Friday, 5 July 2013

A7: S1 - Top 10 Glastonbury '13 Moments


So, I have juuuuuust about finally returned and recovered from the most incredible few days of my life at The Glastonbury Festival 2013.

In a combination of majorly suffering from the Post-Festival Blues and waiting for my disposables to come back from the developers, I have been waiting to put up this post, and in the meantime, stewing over how exactly I'm going to do it. I began keeping a diary of every day at the festival, by writing down all I could remember before I went to bed each night, but after the first night I realised that that was going to be a completely unrealistic prospect.

So, alongside some guest posts from some of the lovely people that were with me, including my darling Pistol, I've decided to summarise the entire experience into my top 10 moments of the festival!

It's been a hard task narrowing everything that has happened to me in the last few days into just 10 major points, but I think I've just about done it. So, drum roll please, in reverse order, here they are:



#10.

Accidentally stumbling across a secret gig after getting lost



The one thing about Glastonbury which I was totally unprepared for, was the sheer and absolute  enormity of it all.

I've been to quite a range of other music festivals before including my fair sure of Reading Festivals, but despite Pistol's persistence in claiming that Glasto would be above and beyond anything I could fathom or I would have ever experienced before, I took his praise-singing with a pinch of salt, as one of the things Pistol and I seem to be so fond of, is a wee bit of rose-tinted romanticism.

But even my most optimistic expectations of what the place could actually be like, were completely and utterly blown out of the water. There really is no place on planet Earth quite like The Glastonbury Festival.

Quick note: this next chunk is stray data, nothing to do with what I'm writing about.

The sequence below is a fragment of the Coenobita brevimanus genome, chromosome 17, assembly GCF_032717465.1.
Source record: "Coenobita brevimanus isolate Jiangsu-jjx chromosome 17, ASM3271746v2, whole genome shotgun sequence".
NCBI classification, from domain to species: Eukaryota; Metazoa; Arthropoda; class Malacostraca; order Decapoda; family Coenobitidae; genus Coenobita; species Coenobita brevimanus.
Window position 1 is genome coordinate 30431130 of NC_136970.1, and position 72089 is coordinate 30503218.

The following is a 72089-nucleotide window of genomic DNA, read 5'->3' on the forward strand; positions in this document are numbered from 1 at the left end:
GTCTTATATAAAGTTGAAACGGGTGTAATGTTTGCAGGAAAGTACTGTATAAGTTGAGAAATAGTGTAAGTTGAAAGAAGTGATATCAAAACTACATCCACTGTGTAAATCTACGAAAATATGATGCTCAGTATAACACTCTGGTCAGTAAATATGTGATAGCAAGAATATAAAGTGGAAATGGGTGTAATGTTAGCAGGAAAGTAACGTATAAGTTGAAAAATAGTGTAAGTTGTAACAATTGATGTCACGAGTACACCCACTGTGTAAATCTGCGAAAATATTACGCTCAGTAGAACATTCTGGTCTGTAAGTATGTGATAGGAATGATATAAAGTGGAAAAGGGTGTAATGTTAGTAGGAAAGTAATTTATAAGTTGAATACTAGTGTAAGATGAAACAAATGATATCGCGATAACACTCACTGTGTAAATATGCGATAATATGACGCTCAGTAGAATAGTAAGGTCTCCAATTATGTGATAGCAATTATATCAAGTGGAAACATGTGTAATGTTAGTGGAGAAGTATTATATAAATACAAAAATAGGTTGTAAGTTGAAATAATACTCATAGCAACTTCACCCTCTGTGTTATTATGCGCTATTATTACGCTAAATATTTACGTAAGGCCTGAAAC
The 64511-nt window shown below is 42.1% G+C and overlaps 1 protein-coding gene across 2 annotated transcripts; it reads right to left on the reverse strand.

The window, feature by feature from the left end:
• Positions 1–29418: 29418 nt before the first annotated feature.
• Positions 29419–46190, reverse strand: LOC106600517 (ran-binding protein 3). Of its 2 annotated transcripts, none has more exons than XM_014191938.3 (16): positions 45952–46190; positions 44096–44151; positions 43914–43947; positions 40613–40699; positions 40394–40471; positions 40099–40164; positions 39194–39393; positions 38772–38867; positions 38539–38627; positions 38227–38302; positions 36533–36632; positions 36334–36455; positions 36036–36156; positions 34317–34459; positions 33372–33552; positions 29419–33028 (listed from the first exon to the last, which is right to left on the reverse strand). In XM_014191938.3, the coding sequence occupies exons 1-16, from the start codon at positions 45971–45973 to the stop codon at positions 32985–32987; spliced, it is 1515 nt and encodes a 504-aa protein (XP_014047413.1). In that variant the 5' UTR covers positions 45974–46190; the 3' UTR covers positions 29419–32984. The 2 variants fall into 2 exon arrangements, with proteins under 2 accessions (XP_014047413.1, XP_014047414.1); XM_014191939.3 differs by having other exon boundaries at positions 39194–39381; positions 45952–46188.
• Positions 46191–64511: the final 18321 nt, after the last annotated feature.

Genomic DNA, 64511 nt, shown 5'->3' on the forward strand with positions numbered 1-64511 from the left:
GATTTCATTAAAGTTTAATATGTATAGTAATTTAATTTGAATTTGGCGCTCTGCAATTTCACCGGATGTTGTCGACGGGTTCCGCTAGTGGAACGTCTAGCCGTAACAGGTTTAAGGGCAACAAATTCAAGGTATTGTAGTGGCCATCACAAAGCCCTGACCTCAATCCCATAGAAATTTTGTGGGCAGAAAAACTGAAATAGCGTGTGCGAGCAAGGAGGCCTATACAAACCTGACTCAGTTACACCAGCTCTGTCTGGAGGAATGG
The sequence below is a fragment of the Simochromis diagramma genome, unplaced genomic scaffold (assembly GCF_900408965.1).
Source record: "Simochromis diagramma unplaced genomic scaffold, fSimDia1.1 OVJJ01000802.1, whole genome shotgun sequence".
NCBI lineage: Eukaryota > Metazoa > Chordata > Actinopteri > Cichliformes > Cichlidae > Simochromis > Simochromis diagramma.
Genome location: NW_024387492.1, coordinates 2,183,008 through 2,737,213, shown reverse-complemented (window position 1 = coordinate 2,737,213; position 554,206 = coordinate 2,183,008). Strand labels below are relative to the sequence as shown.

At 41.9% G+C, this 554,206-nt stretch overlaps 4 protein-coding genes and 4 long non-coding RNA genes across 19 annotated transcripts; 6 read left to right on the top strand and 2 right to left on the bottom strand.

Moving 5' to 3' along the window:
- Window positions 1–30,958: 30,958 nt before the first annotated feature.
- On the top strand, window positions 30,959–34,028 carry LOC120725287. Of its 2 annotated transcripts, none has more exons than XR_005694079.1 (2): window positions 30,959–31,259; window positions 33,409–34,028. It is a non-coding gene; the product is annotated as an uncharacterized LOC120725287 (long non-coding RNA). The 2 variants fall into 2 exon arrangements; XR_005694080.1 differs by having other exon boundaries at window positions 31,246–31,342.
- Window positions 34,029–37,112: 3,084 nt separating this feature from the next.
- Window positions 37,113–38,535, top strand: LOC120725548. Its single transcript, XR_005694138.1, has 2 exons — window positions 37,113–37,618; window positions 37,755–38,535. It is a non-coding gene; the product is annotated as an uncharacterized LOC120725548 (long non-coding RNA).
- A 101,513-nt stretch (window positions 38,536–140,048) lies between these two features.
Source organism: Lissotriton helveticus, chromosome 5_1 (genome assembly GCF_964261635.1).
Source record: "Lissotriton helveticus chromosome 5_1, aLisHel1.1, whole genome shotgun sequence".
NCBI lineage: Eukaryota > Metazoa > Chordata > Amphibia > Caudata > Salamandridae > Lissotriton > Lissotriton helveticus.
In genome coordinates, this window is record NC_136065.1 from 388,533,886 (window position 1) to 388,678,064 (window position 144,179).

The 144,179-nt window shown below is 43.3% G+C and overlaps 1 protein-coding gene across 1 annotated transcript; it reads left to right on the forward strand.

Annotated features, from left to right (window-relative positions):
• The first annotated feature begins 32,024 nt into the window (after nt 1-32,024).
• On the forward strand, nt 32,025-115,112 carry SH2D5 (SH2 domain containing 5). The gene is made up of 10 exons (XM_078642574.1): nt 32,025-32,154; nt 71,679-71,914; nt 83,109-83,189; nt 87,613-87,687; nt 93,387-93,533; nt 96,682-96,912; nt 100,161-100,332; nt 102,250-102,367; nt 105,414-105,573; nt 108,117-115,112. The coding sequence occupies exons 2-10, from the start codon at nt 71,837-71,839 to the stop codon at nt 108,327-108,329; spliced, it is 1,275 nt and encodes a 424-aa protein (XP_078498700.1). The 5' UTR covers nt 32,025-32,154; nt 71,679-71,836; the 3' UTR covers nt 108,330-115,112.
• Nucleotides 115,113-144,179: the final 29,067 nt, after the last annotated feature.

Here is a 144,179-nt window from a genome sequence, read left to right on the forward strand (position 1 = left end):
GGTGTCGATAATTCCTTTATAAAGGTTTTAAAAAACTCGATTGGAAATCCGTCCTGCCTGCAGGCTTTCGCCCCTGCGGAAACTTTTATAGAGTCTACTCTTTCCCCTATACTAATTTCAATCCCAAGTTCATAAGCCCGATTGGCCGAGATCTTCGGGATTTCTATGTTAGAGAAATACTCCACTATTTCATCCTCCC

From attention to even the minutest of details to the almost unnecessary depths of creativity and integrity in crafting themes and stories behind every single thing you see, the vast rolling plains from the plethora of gigantic stages, the multitude of secret micro-cities and an absolute gold-mine of unexpected discoveries, the place was quite simply, in every way possible ENORMOUS.

Another thing which was massive were the crowds, especially around the main stages. 

After getting completely separated from everyone whilst watching The Rolling Stones on the Pyramid Stage, I decided, in my usual style, to go and have a walk around and see what adventures could find me.

Whilst stumbling drunkenly through Silver Hayes, penned as Glastonbury's Dance Village and styled in a fusion of a sleek, sloping, sci-fi-esque space station, combined with a rusted reggae shanty town, all centered around a giant statue of a gorilla holding its hands to the sky, I hear something familiar. I locate the sound to a small-ish stage called The Gully and find a very small yet extremely over-excited crowd completely losing their shit as Skrillex performs a secret gig, to only those random hundred or so people who'd gloriously and unintentionally happened across it.

Awesome.


#9.

Inventing the 'Pistol's a Dickhead' drinking game
(Part 1)